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Cells 2015, 4(4), 653-673;

Active Nuclear Import of Membrane Proteins Revisited

European Institute for the Biology of Ageing (ERIBA), University of Groningen, University Medical Center Groningen, Netherlands Proteomics Centre, Antonius Deusinglaan 1, Groningen 9713 AV, The Netherlands
Department of Biochemistry, University of Groningen, Nijenborgh 4, Groningen 9747 AG, The Netherlands
Skolkovo Institute of Science and Technology (Skoltech), Novaya St. 100, Skolkovo 143025, Russia
These authors contributed equally to this work.
Author to whom correspondence should be addressed.
Academic Editor: Birthe Fahrenkrog
Received: 10 July 2015 / Revised: 14 September 2015 / Accepted: 30 September 2015 / Published: 13 October 2015
(This article belongs to the Special Issue Nucleocytoplasmic Transport)
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It is poorly understood how membrane proteins destined for the inner nuclear membrane pass the crowded environment of the Nuclear Pore Complex (NPC). For the Saccharomyces cerevisiae proteins Src1/Heh1 and Heh2, a transport mechanism was proposed where the transmembrane domains diffuse through the membrane while the extralumenal domains encoding a nuclear localization signal (NLS) and intrinsically disordered linker (L) are accompanied by transport factors and travel through the NPC. Here, we validate the proposed mechanism and explore and discuss alternative interpretations of the data. First, to disprove an interpretation where the membrane proteins become membrane embedded only after nuclear import, we present biochemical and localization data to support that the previously used, as well as newly designed reporter proteins are membrane-embedded irrespective of the presence of the sorting signals, the specific transmembrane domain (multipass or tail anchored), independent of GET, and also under conditions that the proteins are trapped in the NPC. Second, using the recently established size limit for passive diffusion of membrane proteins in yeast, and using an improved assay, we confirm active import of polytopic membrane protein with extralumenal soluble domains larger than those that can pass by diffusion on similar timescales. This reinforces that NLS-L dependent active transport is distinct from passive diffusion. Thirdly, we revisit the proposed route through the center of the NPC and conclude that the previously used trapping assay is, unfortunately, poorly suited to address the route through the NPC, and the route thus remains unresolved. Apart from the uncertainty about the route through the NPC, the data confirm active, transport factor dependent, nuclear transport of membrane-embedded mono- and polytopic membrane proteins in baker’s yeast. View Full-Text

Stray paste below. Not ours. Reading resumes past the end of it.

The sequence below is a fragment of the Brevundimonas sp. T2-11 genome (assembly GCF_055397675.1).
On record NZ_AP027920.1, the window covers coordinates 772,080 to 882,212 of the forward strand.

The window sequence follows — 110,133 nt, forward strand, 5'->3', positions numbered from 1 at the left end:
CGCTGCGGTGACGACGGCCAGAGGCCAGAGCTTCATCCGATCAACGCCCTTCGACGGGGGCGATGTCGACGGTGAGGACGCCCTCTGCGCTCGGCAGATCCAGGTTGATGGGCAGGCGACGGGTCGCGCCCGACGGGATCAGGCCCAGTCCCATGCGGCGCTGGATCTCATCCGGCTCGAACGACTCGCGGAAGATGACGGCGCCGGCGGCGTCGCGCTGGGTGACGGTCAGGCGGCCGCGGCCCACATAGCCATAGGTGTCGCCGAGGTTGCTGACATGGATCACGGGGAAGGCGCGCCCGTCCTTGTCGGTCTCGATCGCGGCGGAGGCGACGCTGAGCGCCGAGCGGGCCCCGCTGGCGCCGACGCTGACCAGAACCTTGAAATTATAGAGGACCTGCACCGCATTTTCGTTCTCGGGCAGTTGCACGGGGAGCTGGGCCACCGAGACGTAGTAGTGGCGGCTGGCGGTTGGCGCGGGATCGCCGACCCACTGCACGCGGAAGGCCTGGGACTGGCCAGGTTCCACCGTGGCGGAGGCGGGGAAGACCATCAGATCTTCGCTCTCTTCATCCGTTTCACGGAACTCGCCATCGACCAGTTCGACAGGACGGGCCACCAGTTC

Keywords: nuclear pore complex; inner nuclear membrane; nuclear envelope; nuclear transport nuclear pore complex; inner nuclear membrane; nuclear envelope; nuclear transport

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Laba, J.K.; Steen, A.; Popken, P.; Chernova, A.; Poolman, B.; Veenhoff, L.M. Active Nuclear Import of Membrane Proteins Revisited. Cells 2015, 4, 653-673.

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